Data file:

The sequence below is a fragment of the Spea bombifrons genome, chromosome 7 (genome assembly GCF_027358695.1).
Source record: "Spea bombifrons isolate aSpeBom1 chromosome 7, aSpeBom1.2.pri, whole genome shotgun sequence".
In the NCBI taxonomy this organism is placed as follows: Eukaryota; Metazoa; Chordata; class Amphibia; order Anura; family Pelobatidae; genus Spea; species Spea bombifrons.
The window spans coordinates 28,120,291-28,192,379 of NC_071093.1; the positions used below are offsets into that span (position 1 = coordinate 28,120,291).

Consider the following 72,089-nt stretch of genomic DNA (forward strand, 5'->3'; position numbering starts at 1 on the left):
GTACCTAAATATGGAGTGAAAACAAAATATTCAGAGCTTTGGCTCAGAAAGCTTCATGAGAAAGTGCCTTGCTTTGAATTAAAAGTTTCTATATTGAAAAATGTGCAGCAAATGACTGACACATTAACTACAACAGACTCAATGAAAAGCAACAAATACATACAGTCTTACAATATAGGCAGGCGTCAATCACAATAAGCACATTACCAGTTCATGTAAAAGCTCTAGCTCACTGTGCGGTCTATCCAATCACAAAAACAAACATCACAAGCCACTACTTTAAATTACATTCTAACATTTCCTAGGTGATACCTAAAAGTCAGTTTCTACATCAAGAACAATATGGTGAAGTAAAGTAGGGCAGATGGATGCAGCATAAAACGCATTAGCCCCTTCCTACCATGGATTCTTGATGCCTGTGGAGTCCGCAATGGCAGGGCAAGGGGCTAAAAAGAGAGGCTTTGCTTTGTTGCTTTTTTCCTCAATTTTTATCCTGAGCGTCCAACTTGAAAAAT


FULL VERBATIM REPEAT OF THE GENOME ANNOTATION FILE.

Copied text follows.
The sequence below is a fragment of the Spea bombifrons genome, chromosome 7 (genome assembly GCF_027358695.1).
Source record: "Spea bombifrons isolate aSpeBom1 chromosome 7, aSpeBom1.2.pri, whole genome shotgun sequence".
In the NCBI taxonomy this organism is placed as follows: Eukaryota; Metazoa; Chordata; class Amphibia; order Anura; family Pelobatidae; genus Spea; species Spea bombifrons.
The window spans coordinates 28,120,291-28,192,379 of NC_071093.1; the positions used below are offsets into that span (position 1 = coordinate 28,120,291).

Consider the following 72,089-nt stretch of genomic DNA (forward strand, 5'->3'; position numbering starts at 1 on the left):
GTACCTAAATATGGAGTGAAAACAAAATATTCAGAGCTTTGGCTCAGAAAGCTTCATGAGAAAGTGCCTTGCTTTGAATTAAAAGTTTCTATATTGAAAAATGTGCAGCAAATGACTGACACATTAACTACAACAGACTCAATGAAAAGCAACAAATACATACAGTCTTACAATATAGGCAGGCGTCAATCACAATAAGCACATTACCAGTTCATGTAAAAGCTCTAGCTCACTGTGCGGTCTATCCAATCACAAAAACAAACATCACAAGCCACTACTTTAAATTACATTCTAACATTTCCTAGGTGATACCTAAAAGTCAGTTTCTACATCAAGAACAATATGGTGAAGTAAAGTAGGGCAGATGGATGCAGCATAAAACGCATTAGCCCCTTCCTACCATGGATTCTTGATGCCTGTGGAGTCCGCAATGGCAGGGCAAGGGGCTAAAAAGAGAGGCTTTGCTTTGTTGCTTTTTTCCTCAATTTTTATCCTGAGCGTCCAACTTGAAAAAT